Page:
“I went to New York. I had a dream. I wanted to be a big star, I didn’t know anybody, I wanted to dance, I wanted to sing, I wanted to do all those things, I wanted to make people happy, I wanted to be famous, I wanted everybody to love me. I wanted to be a star. I worked really hard, and my dream came true.”
An alternate cut of the live performance of Dress You Up was issued as the music video for the single several months before the release of the film, while the live performance of Like A Virgin from the film was serviced to MTV in conjunction with the home video release. Both videos were nominated for Best Choreography at the 1986 MTV Video Music Awards.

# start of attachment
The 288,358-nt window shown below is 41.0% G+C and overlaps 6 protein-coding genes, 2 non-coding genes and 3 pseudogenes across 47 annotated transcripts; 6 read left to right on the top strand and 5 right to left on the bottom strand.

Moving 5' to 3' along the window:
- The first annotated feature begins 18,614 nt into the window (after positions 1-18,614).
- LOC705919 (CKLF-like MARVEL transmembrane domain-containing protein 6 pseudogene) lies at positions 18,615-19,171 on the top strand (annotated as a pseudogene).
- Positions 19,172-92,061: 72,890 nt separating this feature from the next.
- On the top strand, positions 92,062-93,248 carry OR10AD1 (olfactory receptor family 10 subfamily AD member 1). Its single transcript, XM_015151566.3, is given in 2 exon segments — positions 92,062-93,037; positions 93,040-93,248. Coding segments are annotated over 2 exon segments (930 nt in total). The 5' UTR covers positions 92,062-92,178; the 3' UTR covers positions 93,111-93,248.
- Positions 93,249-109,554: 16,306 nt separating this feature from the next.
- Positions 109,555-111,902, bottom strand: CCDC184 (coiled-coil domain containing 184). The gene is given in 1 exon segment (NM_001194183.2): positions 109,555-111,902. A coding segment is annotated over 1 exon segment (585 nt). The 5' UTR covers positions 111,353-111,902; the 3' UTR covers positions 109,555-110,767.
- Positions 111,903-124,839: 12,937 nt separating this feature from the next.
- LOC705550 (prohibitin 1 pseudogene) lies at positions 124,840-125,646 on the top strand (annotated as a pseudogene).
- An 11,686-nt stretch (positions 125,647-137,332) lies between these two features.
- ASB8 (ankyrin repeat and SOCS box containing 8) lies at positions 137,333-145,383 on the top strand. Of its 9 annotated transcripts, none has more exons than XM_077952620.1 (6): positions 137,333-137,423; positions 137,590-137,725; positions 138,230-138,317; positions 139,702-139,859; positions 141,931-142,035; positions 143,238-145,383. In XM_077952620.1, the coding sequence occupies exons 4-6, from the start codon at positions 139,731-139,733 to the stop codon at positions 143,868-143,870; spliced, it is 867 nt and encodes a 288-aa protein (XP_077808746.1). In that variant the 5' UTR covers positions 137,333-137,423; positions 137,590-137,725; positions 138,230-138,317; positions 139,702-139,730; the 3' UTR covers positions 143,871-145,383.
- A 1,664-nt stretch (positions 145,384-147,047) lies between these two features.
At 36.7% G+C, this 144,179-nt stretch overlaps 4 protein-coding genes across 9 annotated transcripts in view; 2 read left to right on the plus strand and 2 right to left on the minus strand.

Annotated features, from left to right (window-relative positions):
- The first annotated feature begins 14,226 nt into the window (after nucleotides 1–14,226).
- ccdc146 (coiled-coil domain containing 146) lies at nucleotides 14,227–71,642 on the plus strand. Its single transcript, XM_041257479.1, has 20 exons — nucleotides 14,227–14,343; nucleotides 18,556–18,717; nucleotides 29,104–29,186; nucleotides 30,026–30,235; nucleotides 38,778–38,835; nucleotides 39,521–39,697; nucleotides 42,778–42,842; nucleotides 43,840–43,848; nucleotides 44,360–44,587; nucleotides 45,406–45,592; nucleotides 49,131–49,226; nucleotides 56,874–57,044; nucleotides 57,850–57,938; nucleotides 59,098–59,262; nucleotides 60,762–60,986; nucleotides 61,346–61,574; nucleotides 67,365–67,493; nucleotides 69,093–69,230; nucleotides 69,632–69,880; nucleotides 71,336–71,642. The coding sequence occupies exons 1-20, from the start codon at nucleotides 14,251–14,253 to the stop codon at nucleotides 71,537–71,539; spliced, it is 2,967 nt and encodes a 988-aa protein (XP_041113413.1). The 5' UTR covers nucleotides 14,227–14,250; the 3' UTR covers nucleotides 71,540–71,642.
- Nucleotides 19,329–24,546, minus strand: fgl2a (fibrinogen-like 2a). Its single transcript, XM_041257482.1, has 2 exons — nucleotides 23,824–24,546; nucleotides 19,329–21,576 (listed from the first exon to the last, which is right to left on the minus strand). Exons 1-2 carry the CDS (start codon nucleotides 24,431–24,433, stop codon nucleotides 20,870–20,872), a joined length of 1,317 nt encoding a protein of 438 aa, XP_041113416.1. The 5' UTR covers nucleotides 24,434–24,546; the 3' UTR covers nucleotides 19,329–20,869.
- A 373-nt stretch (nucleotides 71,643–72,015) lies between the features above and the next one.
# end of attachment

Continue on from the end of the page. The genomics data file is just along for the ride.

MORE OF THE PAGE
For unknown reasons, the release excluded the setlist’s performances of Angel, Borderline and Burning Up. At the time of its release, home videos were often priced according to their running time, and it was not unusual for concert films of that era to be edited down to a more marketable length – in this case, one hour. This would have allowed a price point that was more accessible to her age demographic and offers a possible explanation for the exclusion of these performances.
Though the concert film was also released on laserdisc in some countries, to date it has sadly not been officially reissued for DVD or digital download.
On November 9 1985, Madonna hosted the 1985-86 season premiere of NBC-TV’s Saturday Night Live.
The musical guest was Simple Minds. Simple Minds performed Alive and Kicking and Satisfy Yourself.